Malaysia still has no Covid-19 blueprint

by NUR HANANI AZMAN / graphic by MZUKRI MOHAMAD

AS MALAYSIA grinds into another round of restrictive coronavirus curbs, people are demanding the government to introduce a national plan to handle the pandemic’s effect on livelihoods.

The government this week reimposed the Movement Control Order (MCO) on five states and the Federal Territories, as well as a state of emergency, citing the recent spike in the number of Covid-19 infections — two measures that are expected to financially hurt a large portion of the population.

Consumers Association of Subang and Shah Alam president Datuk Dr Jacob George said MCO 2.0 and the emergency were implemented unilaterally by the government without consultation with stakeholders and people who would be affected.

He said there seemed to be a lack of national plan to handle Covid-19 in its many stages of the pandemic, as well as the financial effects of measures taken to combat it.

After battling the pandemic for 10 months, the government should have data by now that shows the effect movement controls have on the population, especially the bottom 40% and daily wage earners who don’t have adequate safety nets.

“Unfortunately, the government once again decided to move ahead without taking into cognisance of various groups and until today, the government hasn’t introduced any Covid-19 blueprint.

“How are they going to assist? One-off payment or two-time payments are not going to work, even the Employees Provident Fund withdrawal, they have messed up big time,” he told The Malaysian Reserve (TMR).

George said the government must have a blueprint that looks ahead at least six months, so that its response can be done in a predictable manner, and provide minimum cash assistance for those worst-hit.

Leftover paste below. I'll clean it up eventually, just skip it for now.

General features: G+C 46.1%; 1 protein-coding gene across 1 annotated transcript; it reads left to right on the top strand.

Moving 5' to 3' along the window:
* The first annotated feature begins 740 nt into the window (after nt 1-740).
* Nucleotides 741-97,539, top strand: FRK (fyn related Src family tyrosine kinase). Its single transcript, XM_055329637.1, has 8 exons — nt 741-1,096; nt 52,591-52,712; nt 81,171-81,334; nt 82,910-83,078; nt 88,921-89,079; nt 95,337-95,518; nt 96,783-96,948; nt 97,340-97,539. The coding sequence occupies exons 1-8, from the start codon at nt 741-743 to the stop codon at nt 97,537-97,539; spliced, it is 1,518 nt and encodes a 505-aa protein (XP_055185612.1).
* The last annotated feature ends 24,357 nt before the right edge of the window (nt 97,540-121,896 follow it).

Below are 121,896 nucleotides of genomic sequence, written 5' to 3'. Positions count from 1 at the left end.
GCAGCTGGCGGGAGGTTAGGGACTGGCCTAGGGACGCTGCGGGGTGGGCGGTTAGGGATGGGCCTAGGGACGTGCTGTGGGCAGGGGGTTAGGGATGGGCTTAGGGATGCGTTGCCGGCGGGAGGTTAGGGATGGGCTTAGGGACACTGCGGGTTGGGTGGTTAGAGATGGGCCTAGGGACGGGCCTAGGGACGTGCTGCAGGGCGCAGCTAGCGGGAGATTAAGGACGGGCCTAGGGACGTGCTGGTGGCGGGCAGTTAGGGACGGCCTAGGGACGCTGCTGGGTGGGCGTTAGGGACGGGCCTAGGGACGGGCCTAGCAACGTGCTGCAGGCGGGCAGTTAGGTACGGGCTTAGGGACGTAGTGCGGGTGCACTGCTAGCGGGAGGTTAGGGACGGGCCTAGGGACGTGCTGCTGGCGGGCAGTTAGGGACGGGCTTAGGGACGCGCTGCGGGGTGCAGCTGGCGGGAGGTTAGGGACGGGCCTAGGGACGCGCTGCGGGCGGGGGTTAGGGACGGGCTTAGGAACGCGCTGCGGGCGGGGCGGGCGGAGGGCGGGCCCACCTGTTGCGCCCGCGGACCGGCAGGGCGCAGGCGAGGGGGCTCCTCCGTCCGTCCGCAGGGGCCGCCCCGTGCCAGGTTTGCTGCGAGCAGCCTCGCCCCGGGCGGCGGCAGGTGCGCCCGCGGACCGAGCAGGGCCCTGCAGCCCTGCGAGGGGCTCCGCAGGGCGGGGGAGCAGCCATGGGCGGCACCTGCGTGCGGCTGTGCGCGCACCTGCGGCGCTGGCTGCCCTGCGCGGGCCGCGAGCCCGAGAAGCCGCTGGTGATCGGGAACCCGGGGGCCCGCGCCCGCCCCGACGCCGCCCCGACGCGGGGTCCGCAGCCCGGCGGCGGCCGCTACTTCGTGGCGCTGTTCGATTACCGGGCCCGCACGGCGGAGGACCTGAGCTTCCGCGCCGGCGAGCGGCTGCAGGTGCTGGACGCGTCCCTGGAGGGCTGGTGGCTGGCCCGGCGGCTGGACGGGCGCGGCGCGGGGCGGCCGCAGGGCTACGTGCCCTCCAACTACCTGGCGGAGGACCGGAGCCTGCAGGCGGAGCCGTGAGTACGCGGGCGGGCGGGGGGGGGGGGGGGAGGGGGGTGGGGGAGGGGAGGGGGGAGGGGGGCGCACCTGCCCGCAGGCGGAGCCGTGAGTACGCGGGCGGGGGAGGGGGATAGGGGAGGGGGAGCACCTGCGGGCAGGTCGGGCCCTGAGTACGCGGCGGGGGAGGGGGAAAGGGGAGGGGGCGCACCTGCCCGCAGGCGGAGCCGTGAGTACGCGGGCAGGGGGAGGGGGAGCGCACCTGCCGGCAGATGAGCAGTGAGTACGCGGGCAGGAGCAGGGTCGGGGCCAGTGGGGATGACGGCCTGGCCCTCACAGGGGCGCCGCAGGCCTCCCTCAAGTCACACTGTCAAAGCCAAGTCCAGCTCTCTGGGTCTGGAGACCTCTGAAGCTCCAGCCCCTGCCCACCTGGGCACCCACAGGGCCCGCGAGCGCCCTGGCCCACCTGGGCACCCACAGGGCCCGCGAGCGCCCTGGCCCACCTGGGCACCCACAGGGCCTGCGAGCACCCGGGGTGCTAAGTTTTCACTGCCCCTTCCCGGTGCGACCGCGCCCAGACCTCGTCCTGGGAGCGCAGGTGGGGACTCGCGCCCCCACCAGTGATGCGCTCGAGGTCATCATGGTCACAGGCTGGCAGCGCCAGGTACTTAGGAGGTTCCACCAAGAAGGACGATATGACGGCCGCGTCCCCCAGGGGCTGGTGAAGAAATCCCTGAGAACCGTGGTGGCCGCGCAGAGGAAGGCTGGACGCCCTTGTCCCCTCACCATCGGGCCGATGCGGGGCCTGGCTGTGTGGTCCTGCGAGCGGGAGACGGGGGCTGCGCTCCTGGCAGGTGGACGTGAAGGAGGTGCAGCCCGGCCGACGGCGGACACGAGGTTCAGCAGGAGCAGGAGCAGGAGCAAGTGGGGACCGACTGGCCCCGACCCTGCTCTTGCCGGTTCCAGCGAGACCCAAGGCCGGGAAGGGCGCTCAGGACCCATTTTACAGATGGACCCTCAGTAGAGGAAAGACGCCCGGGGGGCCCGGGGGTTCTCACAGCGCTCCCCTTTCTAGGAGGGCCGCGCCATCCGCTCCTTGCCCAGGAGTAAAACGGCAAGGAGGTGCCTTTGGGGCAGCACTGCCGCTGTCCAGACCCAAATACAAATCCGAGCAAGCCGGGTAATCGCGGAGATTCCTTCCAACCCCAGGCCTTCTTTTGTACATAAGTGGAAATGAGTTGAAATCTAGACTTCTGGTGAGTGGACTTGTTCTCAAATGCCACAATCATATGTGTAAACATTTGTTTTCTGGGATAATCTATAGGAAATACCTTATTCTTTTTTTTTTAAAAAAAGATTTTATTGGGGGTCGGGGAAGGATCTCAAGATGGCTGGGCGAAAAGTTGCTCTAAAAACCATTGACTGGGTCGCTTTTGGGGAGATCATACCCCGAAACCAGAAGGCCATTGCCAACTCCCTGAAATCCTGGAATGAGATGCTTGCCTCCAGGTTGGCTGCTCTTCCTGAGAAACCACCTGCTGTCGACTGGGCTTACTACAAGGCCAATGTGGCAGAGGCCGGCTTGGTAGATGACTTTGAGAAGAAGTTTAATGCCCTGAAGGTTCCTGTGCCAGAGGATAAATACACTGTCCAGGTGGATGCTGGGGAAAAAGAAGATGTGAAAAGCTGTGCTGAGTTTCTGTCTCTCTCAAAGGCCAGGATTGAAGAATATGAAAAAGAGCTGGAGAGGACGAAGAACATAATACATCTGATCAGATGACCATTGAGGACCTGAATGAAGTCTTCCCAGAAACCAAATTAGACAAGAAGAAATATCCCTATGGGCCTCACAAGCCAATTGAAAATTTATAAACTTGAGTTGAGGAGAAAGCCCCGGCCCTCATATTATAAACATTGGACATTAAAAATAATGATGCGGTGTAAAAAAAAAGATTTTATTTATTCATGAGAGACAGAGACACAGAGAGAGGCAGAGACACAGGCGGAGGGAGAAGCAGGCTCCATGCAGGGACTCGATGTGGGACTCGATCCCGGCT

“Basically, RM2,000 per family. For small-scale services providers, restaurants, barbers, eateries, at least an umbrella of minimum RM10,000. This is strictly for the marginalised groups in the country.

“The government must understand that there is a large group in this country who have lost their jobs and are now daily wage earners,” he added.

“Since our politicians got their emergency, there is no necessity for the government to extend the MCO beyond another two weeks because their political agenda has been met. Can they at least come out with a plan on how to help these marginalised groups?

“If they can’t come out with a blueprint, shame on them.”

Universiti Putra Malaysia’s Faculty of Human Ecology deputy dean (Graduate Studies and Industry and Community Network) Prof Dr Mohamad Fazli Sabri suggests another moratorium extension on loans as a short-term measure.

In the longer run, he said the government needs to recognise that many regular workers are now forced into the gig economy and that these people should be helped with longer range assistance like training.

“The government needs to provide a support system for the daily wage earners to be more flexible.

“This kind of assistance might take time, but for a long term, it works better rather than the one-off assistance,” he said.

The Pan-Malaysian Bus Operators Association president Datuk Mohamad Ashfar Ali said his members are still waiting for assistance that they have requested since June 2020.

“We have been asking many things many times via letter, but nobody replies. We hope the government will extend the Employee Retention Programme to bus operators because we are affected too.

“The government is currently extending the wage subsidy programme, especially to the tourism and retail sectors. We would like to request the government to include express and stage bus operators too.

“Secondly, the moratorium on bank loans and hire purchase should be extended for another six months,” he said.


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